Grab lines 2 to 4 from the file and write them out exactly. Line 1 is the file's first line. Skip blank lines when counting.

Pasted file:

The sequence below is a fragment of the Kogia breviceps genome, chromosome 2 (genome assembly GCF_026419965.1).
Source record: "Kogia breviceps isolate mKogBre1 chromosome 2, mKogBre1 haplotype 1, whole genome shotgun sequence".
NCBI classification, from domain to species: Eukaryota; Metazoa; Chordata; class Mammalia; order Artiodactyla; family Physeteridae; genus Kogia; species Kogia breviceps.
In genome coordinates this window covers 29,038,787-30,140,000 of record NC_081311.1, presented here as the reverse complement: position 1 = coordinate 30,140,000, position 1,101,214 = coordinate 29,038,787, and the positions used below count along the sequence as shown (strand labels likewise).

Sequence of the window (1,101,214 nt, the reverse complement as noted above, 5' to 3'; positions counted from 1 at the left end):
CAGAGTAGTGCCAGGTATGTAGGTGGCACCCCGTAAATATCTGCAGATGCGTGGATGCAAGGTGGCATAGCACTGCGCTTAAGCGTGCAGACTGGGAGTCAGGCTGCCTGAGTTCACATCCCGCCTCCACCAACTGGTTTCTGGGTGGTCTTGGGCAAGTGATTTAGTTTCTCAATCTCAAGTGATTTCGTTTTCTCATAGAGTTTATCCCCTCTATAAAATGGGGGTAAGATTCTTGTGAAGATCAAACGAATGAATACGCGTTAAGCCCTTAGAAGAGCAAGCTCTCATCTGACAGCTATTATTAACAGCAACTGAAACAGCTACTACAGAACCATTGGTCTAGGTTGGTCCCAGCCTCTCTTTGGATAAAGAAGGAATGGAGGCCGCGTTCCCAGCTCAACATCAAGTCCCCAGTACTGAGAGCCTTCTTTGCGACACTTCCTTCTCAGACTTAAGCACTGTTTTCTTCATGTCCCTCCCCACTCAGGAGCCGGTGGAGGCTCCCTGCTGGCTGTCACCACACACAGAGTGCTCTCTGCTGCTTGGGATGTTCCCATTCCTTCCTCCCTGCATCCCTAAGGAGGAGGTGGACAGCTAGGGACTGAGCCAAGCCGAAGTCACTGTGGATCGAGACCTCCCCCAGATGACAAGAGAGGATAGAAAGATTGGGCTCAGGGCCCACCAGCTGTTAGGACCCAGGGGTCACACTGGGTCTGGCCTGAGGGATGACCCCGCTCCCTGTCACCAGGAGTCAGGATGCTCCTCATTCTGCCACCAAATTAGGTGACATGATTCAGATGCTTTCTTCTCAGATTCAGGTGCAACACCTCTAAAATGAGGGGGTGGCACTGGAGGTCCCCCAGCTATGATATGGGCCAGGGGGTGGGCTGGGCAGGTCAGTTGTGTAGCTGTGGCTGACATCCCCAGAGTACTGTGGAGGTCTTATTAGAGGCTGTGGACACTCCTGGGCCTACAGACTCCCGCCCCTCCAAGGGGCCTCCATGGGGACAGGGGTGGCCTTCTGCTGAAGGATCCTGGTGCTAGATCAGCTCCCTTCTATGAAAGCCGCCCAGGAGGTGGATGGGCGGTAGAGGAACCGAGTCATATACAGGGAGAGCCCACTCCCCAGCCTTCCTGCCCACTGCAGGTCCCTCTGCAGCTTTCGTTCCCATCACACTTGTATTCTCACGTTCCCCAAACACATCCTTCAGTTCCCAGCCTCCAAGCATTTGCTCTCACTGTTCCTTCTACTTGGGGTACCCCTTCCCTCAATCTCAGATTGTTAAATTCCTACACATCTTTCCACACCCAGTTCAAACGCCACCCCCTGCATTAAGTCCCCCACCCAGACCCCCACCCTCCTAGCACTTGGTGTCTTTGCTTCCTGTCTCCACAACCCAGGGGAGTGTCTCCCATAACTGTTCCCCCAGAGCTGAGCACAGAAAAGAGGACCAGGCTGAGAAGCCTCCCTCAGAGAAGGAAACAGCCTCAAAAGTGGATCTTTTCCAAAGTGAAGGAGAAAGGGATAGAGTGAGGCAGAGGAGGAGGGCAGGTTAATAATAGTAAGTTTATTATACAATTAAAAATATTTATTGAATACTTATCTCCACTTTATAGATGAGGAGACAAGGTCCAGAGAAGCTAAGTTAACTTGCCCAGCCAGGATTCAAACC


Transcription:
Source record: "Kogia breviceps isolate mKogBre1 chromosome 2, mKogBre1 haplotype 1, whole genome shotgun sequence".
NCBI classification, from domain to species: Eukaryota; Metazoa; Chordata; class Mammalia; order Artiodactyla; family Physeteridae; genus Kogia; species Kogia breviceps.
In genome coordinates this window covers 29,038,787-30,140,000 of record NC_081311.1, presented here as the reverse complement: position 1 = coordinate 30,140,000, position 1,101,214 = coordinate 29,038,787, and the positions used below count along the sequence as shown (strand labels likewise).